Few times can a coaching change rock the sports world. However, that’s exactly what Duke head coach Mike Krzyzewski’s move to the NBA’s Los Angeles Lakers would do. It would signal the shifting of power by college’s most successful coach to professional sports’ most successful franchise. It only seems appropriate to take a look at the ten greatest legacies in recent memory.
10. The Colorado Avalanche - Since coming into existence (after moving from Quebec) in 1996, the Avs have won their division eight straight years (until finishing second in 2004) and have been one of the top two seeds in the Western Conference playoffs every year except one. In that time, they have won two Stanley Cups and allowed one of hockey’s all-time good guys, Ray Bourque, to capture his only Cup in 2002.
9. Atlanta Braves - True, they’ve only won one world championship in the last decade, but they’ve won thirteen division championships in a row. Throughout the decade and a half of perfection, the Braves have changed the dynamic of their team many times, including this year’s squad, but the result has continued to remain the same.
8. Houston Comets - The trio of Cynthia Cooper, Sheryl Swoopes and Tina Thompson led the Comets to the first four WNBA Championships before falling from the ranks three years ago. Olympic coach Van Chancellor has his team knocking on the door every year and even though Cooper has retired, he still has Swoopes, Thompson and the rest of the Comets contenders this year.
7. New England Patriots - Save Krzyzewksi, Bill Belichick may be the best coach in all of sports. His ability to do so much with so little is amazing. He led sixth-round pick Tom Brady and the rest of the Patriots to a Super Bowl Championship after losing starting quarterback Drew Bledsoe two games into the season. After failing to make the playoffs the next year, Belichick got his players back to the promised land last year and goes for three Super Bowls in four years this season.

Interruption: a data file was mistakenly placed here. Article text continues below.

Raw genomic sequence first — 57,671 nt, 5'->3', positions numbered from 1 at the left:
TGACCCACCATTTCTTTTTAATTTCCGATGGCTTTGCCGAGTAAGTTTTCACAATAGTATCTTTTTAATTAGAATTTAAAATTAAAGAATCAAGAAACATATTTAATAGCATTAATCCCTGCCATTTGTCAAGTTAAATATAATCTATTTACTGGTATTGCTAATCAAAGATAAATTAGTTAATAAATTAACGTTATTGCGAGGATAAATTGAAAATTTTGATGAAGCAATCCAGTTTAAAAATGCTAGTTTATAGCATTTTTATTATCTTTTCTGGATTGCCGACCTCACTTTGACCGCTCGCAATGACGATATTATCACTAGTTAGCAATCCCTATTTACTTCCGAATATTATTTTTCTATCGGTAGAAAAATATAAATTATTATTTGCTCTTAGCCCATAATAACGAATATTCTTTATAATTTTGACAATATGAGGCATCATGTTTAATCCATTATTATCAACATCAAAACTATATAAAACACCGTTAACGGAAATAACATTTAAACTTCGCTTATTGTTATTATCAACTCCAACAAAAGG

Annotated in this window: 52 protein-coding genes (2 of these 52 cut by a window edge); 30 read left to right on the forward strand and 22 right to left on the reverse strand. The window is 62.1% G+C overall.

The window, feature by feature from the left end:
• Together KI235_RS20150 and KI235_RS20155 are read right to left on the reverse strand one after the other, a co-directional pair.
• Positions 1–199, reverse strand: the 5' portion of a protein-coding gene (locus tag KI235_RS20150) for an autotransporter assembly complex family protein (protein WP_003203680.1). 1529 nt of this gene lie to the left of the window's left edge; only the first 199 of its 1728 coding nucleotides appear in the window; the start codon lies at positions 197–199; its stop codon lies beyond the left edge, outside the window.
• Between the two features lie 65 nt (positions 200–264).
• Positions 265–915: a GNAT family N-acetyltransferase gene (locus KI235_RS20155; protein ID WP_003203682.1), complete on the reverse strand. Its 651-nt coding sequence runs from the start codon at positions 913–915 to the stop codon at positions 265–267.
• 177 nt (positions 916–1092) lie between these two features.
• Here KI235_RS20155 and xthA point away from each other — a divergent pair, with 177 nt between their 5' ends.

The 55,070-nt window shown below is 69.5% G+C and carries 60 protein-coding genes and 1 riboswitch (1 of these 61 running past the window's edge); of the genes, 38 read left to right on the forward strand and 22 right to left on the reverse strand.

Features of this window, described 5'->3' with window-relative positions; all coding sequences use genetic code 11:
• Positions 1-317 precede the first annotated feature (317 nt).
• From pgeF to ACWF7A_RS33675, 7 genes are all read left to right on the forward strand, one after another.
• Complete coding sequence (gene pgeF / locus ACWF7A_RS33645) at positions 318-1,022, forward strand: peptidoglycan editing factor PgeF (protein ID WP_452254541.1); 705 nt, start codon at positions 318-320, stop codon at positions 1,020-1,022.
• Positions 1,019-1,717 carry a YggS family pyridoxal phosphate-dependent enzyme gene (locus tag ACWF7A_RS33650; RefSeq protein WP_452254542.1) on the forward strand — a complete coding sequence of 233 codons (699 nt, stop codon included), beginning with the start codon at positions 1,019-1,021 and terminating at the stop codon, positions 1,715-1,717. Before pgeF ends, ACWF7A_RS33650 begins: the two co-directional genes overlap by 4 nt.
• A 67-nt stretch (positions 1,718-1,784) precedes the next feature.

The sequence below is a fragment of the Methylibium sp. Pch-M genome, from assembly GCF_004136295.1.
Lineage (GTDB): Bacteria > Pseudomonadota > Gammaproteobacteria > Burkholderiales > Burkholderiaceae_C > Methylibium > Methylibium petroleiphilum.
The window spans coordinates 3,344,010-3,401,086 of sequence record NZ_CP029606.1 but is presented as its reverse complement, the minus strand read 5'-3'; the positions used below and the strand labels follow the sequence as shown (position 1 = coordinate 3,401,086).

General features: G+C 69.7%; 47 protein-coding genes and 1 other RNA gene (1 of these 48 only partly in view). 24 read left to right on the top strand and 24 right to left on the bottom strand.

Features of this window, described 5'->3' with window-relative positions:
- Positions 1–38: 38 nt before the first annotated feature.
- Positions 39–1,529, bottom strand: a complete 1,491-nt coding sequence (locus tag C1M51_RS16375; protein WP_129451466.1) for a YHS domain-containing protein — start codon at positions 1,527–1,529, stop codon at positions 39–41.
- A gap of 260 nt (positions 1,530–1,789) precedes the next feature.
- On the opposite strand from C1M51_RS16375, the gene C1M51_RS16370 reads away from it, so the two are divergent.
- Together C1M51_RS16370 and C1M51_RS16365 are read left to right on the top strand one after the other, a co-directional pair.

6. Detroit Red Wings - Three Stanley Cups in five years is impressive for any team, but when looking at the sheer domination with which the Wings played makes it more impressive. Playing for Hall of Famer Scotty Bowman, Sergei Fedorov, Steve Yzerman, and Brendan Shanahan led a loaded team which played in front of an overachieving goalie, Chris Osgood. The rivalry between the Wings and Colorado Avalanche is the most underrated in sports.
5. Los Angeles Lakers - Shaquille O’Neal and Kobe Bryant took the Lakers places people didn’t think could be done again after Michael Jordan. Their three-peat in 2000-2002 proved their dominance and the coaching abilities of zen-master Phil Jackson. The only reason they don’t top this list is because of the subpar caliber of the teams they beat in the NBA Finals: the Indiana Pacers, Philadelphia 76ers, and New Jersey Nets.
4. Dallas Cowboys - When asked to list the greatest teammates of the past decade, any sports fan will tell you The Triplets - Troy Aikman, Emmitt Smith, and Michael Irvin of the Cowboys of the ‘90s - were the most successful. With Super Bowls in 1993, 1994, and 1996, the Cowboys exerted dominance with a new, open offense style of play created by mastermind Jimmy Johnson. Their talent and production paved the way for future Super Bowl winners like the Denver Broncos and Green Bay Packers.
3. UConn Women’s Basketball - With three straight National Championships, Geno Auriemma has asserted a level of dominance over the rest of the field, including his archrival, Pat Summitt of Tennessee. In addition to winning the titles, he coached one of the best women’s players in NCAA history in Diana Taurasi. Since Rebecca Lobo and company won the school’s first title in the mid-1990s, the Huskies have been the class of women’s college basketball.
2. New York Yankees - The team everyone loves to hate has been a model of consistency over the past eight years. World Series titles in 1996, 1998, 1999, 2000 and 2001 have made the Bronx Bombers the team to beat in baseball. Consummate professional Joe Torre has managed a cast of players, including Derek Jeter, Alex Rodriguez, and Roger Clemens. In addition to the four world titles, the Yanks appeared in the Fall Classic in 2001 and 2003, making it six appearances in eight years, a previously unfathomable mark.
1. Chicago Bulls - The defining moment in sports over the past decade is Michael Jordan’s last shot to win his sixth NBA title over Utah’s Bryon Russell in 1998. The crossover dribble and jumper is the defining moment for the most dominant team in recent memory. Jordan, Pippen and the rest of the Bulls won an astounding six championships in eight years, including two three-peats. Had Jordan not taken a two-year hiatus in 1994 and 1995, the Bulls quite possibly may have won eight consecutive NBA titles. The level that the Bulls played at was unmatched by any team in recent history and their record-breaking 72-win season in 1995-1996 required a level of concentration and skill that no team has come close to equaling.
Whether or not Mike Krzyzewski can create miracles with the Lakers remains to be seen. However, this may be one of those rare occasions that sports fans see the best coach guiding the best team. And, if all goes according to the plan laid out by Lakers owner Jerry Buss, the Lakers of the mid-00s may leave their own legacy on the sporting world.